Nebraska's first virtual school appeals to homeschoolers

Omaha Public Schools is appealing to home school students to take part in Nebraska's first district-run virtual classroom. The response has been mixed. (Photo by Ben Bohall, NET News)
Listen to this story: 

August 3, 2016 - 6:45am

Omaha Public Schools is set to open its Virtual Learning School this month. It will be the first district-run online school in Nebraska, and it’s chosen a specific student demographic to appeal to. 

On a Saturday afternoon, Shellie Garrett is reading aloud the Emily Dickenson poem “Hope is the thing with Feathers.” Across the living room, her three adopted children are sitting, listening carefully, and taking notes.

For the past five years, Shellie and her husband Nolan have home schooled their kids. Nolan, who is in the military, is often deployed for long periods of time and as Shellie puts it, homeschooling allows the family more flexibility to spend time together, and cater to each child’s individual needs.

“We wanted to teach to their particular interest and to who they are and help their challenges become strengths in their lives,” Garrett said.

The Garrett’s story isn’t all that uncommon. The U.S. Department of Education found that between 2003 to 2013 the nation saw a more than 60 percent rise in homeschooling. Last year’s data shows there were just more than 8,000 home-schooled students in Nebraska. While 8,000 constitutes only about 2.5 percent of the state’s children, public school districts have taken notice. And one of them is targeting the group for a new project.

At the DoSpace digital library in Omaha, Wendy Loewenstein is talking a small group of homeschooling parents through a presentation on something called virtual learning. Omaha Public Schools is piloting the state’s first district-run online courses. They’re calling it the Omaha Virtual School. It will be offered free to kindergarten through eighth-grade level students – exclusively home school students. The courses will include core subjects and electives and each student will also receive an OPS-issued laptop. Loewenstein is director of the new program.

“In looking at what other states are doing to prepare their students for 21st century learning environments and college career readiness, this is a gap here in the state of Nebraska. We can prepare our students to be online learners, irregardless of what career field they choose,” Loewenstein said.

The catch for these home school students is they have to elect for dual enrollment in OPS and sign up for at least two classes to take part in the program. Those classes will be held at the DoSpace and supervised by a virtual instructor and student learning advisor, or social worker. Some home school advocates have their reservations.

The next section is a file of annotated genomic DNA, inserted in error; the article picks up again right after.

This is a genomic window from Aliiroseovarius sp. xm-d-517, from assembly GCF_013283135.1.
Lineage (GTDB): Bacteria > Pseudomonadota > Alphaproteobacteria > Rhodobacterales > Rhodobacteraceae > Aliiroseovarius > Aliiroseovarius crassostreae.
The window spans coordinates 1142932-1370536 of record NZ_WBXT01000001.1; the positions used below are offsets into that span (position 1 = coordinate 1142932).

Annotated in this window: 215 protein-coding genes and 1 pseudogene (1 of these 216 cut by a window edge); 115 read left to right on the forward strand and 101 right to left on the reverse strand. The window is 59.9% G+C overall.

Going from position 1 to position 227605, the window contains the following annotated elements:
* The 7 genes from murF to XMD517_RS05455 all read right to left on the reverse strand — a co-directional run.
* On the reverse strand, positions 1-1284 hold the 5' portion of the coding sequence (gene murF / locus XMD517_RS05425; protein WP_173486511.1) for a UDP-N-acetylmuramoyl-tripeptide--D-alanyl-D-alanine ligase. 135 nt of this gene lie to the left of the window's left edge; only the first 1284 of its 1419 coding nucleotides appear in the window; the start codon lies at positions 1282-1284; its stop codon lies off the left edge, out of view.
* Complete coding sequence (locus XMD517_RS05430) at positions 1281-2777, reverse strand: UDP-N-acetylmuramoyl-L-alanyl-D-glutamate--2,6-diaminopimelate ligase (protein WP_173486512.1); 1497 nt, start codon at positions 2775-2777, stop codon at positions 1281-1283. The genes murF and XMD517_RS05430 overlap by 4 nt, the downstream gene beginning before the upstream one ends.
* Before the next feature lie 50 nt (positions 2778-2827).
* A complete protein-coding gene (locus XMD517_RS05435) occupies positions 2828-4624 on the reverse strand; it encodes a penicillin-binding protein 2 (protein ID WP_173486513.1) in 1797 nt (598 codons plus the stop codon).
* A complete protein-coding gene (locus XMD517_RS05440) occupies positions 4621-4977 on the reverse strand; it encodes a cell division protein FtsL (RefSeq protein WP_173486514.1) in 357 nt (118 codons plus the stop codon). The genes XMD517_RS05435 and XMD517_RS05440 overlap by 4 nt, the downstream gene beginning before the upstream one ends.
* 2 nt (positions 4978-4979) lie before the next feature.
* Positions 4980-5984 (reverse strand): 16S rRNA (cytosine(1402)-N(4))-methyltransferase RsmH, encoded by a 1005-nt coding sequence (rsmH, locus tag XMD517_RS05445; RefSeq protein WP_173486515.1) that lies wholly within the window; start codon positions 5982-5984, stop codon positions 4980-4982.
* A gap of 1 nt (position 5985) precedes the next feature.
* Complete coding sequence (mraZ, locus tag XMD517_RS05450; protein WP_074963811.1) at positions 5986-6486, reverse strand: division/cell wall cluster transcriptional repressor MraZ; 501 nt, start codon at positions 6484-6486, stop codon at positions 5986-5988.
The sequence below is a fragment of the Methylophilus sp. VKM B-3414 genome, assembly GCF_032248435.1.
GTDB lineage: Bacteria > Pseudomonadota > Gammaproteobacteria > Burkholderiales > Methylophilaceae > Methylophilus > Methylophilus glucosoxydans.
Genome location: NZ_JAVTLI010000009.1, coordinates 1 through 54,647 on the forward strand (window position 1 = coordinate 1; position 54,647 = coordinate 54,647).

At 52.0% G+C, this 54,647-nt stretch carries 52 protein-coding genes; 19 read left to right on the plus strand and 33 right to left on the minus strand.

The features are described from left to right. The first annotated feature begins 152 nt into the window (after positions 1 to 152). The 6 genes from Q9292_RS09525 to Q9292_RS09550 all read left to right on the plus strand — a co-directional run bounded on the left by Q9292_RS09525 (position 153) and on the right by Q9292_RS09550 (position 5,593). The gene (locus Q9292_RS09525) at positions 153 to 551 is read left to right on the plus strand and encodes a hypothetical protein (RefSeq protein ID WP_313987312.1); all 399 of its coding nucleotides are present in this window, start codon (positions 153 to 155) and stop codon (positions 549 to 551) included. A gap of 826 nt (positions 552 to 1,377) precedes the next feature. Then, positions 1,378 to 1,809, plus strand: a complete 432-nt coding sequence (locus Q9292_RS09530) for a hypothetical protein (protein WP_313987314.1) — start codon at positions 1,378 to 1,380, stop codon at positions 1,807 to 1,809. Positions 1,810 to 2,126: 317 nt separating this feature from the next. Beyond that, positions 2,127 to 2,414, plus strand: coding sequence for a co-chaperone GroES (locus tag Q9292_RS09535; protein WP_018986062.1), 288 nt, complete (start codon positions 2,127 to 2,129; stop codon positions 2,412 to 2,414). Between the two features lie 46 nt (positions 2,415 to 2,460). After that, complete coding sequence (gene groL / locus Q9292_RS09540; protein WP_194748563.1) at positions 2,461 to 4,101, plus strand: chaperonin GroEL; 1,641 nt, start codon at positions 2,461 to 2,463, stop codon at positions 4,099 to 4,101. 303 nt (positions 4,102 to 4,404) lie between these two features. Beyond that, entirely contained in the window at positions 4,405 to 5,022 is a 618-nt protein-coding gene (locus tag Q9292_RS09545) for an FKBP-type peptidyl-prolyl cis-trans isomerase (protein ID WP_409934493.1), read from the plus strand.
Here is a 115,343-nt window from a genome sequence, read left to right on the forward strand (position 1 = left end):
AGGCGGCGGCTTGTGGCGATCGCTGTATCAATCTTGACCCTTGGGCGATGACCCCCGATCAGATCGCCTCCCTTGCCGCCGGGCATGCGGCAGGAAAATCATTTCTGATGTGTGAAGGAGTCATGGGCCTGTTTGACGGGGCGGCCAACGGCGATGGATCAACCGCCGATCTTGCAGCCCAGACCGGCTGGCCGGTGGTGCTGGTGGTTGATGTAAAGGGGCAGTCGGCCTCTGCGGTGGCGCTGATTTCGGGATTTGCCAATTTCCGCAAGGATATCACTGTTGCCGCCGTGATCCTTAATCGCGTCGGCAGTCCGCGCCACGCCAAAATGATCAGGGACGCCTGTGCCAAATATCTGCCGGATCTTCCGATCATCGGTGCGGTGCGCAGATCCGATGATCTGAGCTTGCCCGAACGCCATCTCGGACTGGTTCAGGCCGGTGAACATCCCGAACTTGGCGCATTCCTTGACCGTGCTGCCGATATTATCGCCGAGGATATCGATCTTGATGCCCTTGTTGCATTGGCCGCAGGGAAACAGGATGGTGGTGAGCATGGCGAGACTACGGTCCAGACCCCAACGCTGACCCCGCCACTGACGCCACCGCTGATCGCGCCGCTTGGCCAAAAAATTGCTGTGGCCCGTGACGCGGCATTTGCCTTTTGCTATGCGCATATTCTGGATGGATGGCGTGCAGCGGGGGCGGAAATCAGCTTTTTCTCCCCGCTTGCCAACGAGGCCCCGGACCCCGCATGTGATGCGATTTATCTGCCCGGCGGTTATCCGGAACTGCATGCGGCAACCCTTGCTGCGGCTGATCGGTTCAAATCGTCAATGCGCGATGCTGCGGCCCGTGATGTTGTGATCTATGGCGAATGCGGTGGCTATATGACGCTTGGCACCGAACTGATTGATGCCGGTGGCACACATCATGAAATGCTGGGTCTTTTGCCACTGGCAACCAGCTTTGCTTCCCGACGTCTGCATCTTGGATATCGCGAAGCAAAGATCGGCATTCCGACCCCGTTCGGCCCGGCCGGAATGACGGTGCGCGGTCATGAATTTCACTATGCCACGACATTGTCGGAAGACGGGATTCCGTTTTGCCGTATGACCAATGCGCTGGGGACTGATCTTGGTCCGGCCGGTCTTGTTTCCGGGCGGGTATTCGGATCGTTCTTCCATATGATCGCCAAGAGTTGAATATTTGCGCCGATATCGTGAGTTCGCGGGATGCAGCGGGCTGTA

Kathryn Dillow is president of Nebraska Homeschool and a home-school parent. She says this blended model of virtual learning, that takes the bulk of the education responsibility from the parent, could potentially go against the fundamental principles behind homeschooling.

“We advocate for parent-taught and parent-controlled in the home. We really do believe that’s what’s best,” Dillow said. “Is the parent OK with sharing oversight of the education of the child with those two other issues?.. That is a part of the concerns raised by individuals in the homeschool community. This is coming back under the state accreditation requirements. It’s something the public school is putting on so there are participation requirements and the parent needs to decide if they’re OK with that.”

Another question is how effective is virtual learning?

Michael Barbour is director of doctoral studies with the Farrington College of Education at Sacred Heart University in Connecticut. He’s studied virtual learning extensively and says effectiveness is relative to how it’s used and who uses it. Most studies show in a full-time capacity, virtual learning typically fails. As a supplement to face-to-face instruction, it can be useful. It also depends on who is using it. Research has shown some students don’t respond well to virtual learning’s multimedia-based curriculum.

“There are just some students who aren’t going to be engaged by that. In much the same way that some students aren’t going to be engaged in a face-to-face classroom," Barbour said. "The difference is in a face-to-face classroom a teacher can look around and recognize when they’ve lost their students. And a good teacher can make accommodations for trying to re-engage that student, where a computer can’t.”

And Loewenstein says that’s why she thinks OPS’ blended model is the answer for Nebraska public schools’ first foray into utilizing online learning:

“It’s that face-to-face, community-type feeling that will really add to our program and ultimately make it an effective one.”

As Shellie Garrett has discovered since she and her husband first adopted and began homeschooling their kids, each student’s educational needs vary. She’s just as likely to rely on online materials to supplement her kids’ educations, as she is class textbooks. She says catering to those individual needs is a big part of what makes being a parent teacher so challenging, and yet rewarding.  

“Their learning style can sometime evolve and change, depending on their maturity level. Adapting to that is a constant issue and struggle. But it’s also joyful and fun. That’s one of the best parts of it for me,” Garrett said.



blog comments powered by Disqus